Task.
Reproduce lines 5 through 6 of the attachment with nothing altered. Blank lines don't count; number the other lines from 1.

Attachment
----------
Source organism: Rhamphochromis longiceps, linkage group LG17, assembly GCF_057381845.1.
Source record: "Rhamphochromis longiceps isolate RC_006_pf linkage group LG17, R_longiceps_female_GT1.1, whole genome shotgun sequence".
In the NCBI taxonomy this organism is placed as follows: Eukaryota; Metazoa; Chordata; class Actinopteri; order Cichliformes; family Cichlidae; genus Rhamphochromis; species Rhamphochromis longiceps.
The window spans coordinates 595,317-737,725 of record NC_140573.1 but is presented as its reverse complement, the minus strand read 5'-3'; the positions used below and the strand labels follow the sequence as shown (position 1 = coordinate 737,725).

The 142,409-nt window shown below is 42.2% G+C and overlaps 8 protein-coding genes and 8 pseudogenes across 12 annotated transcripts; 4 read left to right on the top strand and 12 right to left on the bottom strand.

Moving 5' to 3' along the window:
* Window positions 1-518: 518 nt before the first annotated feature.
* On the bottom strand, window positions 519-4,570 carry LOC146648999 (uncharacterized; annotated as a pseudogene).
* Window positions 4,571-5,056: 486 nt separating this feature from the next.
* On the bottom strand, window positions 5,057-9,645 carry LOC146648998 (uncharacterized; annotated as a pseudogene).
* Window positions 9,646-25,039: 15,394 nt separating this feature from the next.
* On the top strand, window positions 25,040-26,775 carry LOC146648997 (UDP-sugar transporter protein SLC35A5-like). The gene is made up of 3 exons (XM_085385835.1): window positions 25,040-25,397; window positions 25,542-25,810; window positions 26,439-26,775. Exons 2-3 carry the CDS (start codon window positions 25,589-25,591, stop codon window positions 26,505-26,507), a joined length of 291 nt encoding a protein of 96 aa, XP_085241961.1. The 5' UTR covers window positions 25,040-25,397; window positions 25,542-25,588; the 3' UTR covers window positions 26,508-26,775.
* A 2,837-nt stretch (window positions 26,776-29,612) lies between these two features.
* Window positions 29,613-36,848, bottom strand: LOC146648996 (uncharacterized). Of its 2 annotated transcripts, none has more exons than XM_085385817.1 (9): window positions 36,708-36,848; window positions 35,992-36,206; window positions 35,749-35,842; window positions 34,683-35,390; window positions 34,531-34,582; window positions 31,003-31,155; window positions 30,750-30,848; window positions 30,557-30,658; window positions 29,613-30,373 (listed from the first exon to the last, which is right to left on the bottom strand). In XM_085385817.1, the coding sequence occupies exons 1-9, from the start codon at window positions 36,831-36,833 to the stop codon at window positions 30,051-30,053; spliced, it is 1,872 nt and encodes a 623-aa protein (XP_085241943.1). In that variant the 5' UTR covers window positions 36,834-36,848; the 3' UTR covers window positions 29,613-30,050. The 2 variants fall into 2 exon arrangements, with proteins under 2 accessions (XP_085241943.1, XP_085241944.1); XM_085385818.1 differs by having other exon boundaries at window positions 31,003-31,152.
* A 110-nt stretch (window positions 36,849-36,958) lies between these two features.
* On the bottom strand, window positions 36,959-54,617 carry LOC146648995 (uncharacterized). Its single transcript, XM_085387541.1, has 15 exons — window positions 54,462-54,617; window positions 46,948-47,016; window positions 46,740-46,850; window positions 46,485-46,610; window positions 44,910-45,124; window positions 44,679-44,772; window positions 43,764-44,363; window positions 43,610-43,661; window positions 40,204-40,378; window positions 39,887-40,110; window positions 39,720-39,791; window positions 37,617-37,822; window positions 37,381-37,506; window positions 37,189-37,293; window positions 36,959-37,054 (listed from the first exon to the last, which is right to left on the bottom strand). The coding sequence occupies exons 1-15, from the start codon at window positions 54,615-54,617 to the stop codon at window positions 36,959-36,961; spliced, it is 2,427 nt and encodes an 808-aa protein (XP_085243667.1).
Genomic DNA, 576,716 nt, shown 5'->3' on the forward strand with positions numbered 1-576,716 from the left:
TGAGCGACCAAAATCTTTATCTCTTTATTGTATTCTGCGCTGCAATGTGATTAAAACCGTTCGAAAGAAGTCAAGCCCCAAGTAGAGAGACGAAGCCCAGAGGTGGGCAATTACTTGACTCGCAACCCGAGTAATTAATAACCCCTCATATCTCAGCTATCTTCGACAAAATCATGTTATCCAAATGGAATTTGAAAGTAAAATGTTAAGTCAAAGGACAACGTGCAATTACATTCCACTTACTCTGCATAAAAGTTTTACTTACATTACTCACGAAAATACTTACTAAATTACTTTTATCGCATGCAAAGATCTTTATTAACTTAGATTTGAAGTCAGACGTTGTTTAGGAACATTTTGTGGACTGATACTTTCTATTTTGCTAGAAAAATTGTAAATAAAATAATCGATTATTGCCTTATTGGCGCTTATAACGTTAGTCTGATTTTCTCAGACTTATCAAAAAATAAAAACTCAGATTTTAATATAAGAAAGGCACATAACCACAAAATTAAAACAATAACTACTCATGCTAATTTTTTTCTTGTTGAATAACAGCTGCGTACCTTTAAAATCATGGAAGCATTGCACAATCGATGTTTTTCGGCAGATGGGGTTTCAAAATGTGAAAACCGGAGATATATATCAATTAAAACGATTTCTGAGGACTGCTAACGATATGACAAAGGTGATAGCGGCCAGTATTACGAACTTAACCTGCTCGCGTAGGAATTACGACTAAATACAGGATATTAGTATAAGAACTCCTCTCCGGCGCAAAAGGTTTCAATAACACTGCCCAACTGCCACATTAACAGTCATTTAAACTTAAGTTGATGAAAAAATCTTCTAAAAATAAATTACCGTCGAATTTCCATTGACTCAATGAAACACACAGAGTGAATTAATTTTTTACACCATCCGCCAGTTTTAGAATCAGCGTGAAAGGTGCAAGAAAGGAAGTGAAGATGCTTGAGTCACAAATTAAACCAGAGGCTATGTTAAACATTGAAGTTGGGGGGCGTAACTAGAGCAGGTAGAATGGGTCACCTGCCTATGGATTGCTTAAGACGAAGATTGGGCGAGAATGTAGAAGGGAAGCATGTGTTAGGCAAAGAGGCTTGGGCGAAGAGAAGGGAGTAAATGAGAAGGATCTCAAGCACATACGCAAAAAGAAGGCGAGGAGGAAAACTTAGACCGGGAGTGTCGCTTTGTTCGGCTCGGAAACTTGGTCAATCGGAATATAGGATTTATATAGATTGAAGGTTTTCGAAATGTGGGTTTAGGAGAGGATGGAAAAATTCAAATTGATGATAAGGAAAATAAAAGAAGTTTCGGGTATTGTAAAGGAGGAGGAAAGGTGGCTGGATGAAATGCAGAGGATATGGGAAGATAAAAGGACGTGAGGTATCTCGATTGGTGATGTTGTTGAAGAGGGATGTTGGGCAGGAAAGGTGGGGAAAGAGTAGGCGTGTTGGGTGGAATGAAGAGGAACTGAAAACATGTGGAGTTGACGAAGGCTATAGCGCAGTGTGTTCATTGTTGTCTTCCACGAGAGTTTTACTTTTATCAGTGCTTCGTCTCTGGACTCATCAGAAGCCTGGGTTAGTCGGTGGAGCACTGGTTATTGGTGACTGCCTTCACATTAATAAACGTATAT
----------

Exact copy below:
The 142,409-nt window shown below is 42.2% G+C and overlaps 8 protein-coding genes and 8 pseudogenes across 12 annotated transcripts; 4 read left to right on the top strand and 12 right to left on the bottom strand.

Moving 5' to 3' along the window: